Something a little different on Japan tours would be a visit to Hakone Spa and nearby Mount Fuji. Hakone, a national park, is set amid beautiful mountains and located less than 100 kilometres/62 miles west of Tokyo. It is a mountainous region known for its hot springs resorts and Mt. Fuji views. Attractions are Lake Ashi which can be toured by boat, the boiling sulphur springs of Owakudani Valley, the Hakone Ropeway cable car and Hakone Open Air Museum with its displays of a wide variety of sculptures and artwork within a beautiful parkland setting. Hakone offers a cable car ride up to Mt Komagatake, the best site for providing magnificent views of Mount Fiji and Lake Ashi. As well, Hakone offers various boat cruises along Lake Ashi and hikes through natural surroundings.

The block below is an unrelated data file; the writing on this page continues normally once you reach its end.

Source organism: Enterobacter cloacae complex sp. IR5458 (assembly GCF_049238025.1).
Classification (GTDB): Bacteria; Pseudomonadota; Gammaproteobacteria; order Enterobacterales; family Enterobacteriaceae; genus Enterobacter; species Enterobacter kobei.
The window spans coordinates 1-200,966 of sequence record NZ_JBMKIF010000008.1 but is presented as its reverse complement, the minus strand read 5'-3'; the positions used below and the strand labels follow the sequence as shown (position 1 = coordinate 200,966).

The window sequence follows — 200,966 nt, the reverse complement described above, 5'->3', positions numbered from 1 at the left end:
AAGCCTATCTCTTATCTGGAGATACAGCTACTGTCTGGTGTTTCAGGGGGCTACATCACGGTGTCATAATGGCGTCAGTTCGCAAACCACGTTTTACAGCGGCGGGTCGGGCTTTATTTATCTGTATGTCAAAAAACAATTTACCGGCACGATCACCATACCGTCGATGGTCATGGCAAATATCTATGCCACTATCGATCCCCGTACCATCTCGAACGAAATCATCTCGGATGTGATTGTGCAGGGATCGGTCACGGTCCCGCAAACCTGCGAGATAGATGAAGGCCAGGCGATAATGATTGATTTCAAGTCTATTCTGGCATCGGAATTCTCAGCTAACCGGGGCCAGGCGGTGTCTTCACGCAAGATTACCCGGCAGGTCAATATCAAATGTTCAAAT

Hiroshima is known for when the first atomic bomb was dropped on the city in 1945. It obliterated nearly everything. Great efforts were taken to rebuild the city including destroyed monuments of Hiroshima's historical heritage such as Hiroshima Castle and Shukkeien Garden. In the centre of the city, a large park was built and given a name that would reflect the aspirations of the re-born city: Peace Memorial Park. A visit here on a Japanese vacation will be rewarding. One of Peace Memorial Park’s features is the Atomic Bomb Dome which can be seen on Hiroshima tours. With only the partially-standing structure and skeletal ruins left after the bomb attack, this domed building is now listed on the UNESCO World Heritage Site.